If you are new to the Zoo, let me explain Z.I.T. Zookeeper In Training. That would be my beloved sister. Her Zoo consists of a boxer, a cat, and a drill sergeant. Yeah, it's definitely a mobile Zoo.
I was scrolling along checking out my Facebook pals when I came across her status posting. "For the record...spray olive oil will remove fly paper glue from a cat."
It was all I could do not to pick up the phone and speed dial immediately! I mean seriously! That had to be the most awesome story EVER!! Especially if you know the cat in question. She's the ultimate cat. I mean attitude and all and her name is Cleopatra (or Fatra as I like to call her). The suspense was killing me.
Then I got the phone call that explained it all and I cried in hysteria before I was able to choke out, "You have to write this down so I can blog it!" My sister is so sweetly accommodating. The following is her account (in italics) and of course, my commentary.
So it started off like a normal day. (Like those EVER happen!) The alarm goes off at 5:30am; mommy stumbles out of bed; lets Baxter (also known as Eating Machine) outside to do his potty thing; and down the steps we go to feed Cleo. I open up the can of cat food, and dump breakfast into the bowl. The kitty is happy so mom goes to let the boy back in for his breakfast. Normal start....then it all goes wonky.
There is a strange sound followed by a cat like screech, and here comes Cleo streaking out into the laundry room with a fly strip zig zagged down her back and up her tail. (People, this cat doesn't "streak" anywhere - she might roll quickly but "streaking" is not her normal MO.) There is nothing else to do but remove the extra sticky fly covered mess from her back. So I pull, and tug and come away with a fly strip and half a cat worth of hair (anybody else picturing a backwards mohawk?) but I leave behind a sticky hairy mess (a backwards mohawk with spiked edges?!). So I grab a washcloth and a bar of soap - Irish spring to be precise (top o the marnin' Cleo!) - and try to clean the sticky off the cat. Cleo at this point is quite happy to go back to eating breakfast (did I mention I call her Fatra?). I however am concerned about the sticky poison laced glue that is still matting her fur and that Cleo will try to lick off later.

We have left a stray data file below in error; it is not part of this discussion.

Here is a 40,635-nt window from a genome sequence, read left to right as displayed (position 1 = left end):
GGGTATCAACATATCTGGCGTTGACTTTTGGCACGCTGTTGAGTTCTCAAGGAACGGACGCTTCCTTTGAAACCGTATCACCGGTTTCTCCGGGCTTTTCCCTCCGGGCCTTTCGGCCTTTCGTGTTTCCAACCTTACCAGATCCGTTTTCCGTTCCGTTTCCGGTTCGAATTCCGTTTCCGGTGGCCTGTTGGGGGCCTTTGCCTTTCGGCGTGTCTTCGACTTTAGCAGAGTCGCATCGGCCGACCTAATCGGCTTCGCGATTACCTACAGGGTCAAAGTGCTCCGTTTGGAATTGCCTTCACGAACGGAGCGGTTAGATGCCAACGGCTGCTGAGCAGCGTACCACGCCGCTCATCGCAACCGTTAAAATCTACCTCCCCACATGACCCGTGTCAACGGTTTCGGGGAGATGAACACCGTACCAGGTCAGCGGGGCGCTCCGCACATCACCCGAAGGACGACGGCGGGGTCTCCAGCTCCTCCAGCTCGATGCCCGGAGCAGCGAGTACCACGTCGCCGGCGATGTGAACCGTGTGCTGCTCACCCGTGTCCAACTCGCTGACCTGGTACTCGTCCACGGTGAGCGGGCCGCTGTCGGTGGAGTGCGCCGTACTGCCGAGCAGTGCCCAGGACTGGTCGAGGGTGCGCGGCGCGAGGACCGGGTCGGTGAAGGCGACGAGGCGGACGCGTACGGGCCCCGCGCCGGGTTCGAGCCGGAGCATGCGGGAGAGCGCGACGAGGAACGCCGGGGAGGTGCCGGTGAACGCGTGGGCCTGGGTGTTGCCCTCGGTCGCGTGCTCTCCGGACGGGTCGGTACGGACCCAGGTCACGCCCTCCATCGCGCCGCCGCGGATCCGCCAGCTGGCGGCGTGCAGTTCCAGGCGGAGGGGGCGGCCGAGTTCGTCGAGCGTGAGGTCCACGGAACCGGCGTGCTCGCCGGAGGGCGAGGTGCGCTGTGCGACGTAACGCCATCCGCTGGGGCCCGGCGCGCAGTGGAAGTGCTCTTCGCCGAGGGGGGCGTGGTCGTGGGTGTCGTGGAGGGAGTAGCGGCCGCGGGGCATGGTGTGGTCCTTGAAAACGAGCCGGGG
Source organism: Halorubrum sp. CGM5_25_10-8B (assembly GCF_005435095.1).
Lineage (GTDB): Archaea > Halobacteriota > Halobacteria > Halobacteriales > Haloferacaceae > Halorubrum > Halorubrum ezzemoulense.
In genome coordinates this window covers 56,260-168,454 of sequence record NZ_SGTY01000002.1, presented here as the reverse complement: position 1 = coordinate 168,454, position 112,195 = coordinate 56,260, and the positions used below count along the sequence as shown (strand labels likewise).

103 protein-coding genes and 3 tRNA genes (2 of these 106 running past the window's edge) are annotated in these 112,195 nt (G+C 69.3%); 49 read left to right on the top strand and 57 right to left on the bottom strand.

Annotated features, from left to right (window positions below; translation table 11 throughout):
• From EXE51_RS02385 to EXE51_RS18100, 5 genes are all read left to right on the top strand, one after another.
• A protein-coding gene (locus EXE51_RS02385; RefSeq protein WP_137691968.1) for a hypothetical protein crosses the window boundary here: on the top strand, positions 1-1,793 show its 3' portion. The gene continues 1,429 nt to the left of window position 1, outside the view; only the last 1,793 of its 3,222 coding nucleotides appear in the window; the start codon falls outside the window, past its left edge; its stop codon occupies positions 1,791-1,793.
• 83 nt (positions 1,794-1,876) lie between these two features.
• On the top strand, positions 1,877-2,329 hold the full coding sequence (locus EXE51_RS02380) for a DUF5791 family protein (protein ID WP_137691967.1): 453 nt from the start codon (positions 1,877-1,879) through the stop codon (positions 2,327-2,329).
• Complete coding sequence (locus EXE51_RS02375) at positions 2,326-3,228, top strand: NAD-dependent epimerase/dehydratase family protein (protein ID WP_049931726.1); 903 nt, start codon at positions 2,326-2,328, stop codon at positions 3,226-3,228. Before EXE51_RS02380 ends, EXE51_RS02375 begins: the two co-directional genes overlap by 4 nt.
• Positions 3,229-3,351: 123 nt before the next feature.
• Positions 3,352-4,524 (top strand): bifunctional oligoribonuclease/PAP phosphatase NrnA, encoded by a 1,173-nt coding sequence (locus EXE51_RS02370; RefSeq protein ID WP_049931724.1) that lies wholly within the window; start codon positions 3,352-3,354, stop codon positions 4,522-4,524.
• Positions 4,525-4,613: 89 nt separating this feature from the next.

The soapy wash cloth did not do the trick. After breakfast is finished and Cleo reappears upstairs, we try the brush to remove the sticky (because a glue wadded cat brush is just what every house needs!). While this method removes a good bit of the loose hair that the original removal of the fly strip didn't accomplish (tidied up the mohawk), it does not get rid of the dreaded "sticky." We snag another wash cloth, and a different soap - dish washing soap this time (I'm sure this was a Joy. Get it?) - and now the cat is damp, soapy, AND sticky (But she smells great!). There is nothing I can do for it; I have to get to work, and the cat will have to stay sticky until I get home. Hopefully the two different soaps will at least rid the glue of most of its poisonous quality (and what cat wants to lick glue AND soap off her fur?).
A few sprays is all she will tolerate after a day full of indignities (ya think?!), and she goes hiding behind the couch. When she reappears, we try a quick couple passes with the brush (good thing it didn't work the first time!) and we have an oily, but not sticky, cat. I think that she is trying to pass it off as hot oil treatment.
The moral of the story....spray olive oil removes fly paper glue from a cat.
No my darling sister. The moral of the story is that, Google is a mom's best friend when dealing with child induced disasters. Oh and humor tolerates a multitude of disasters.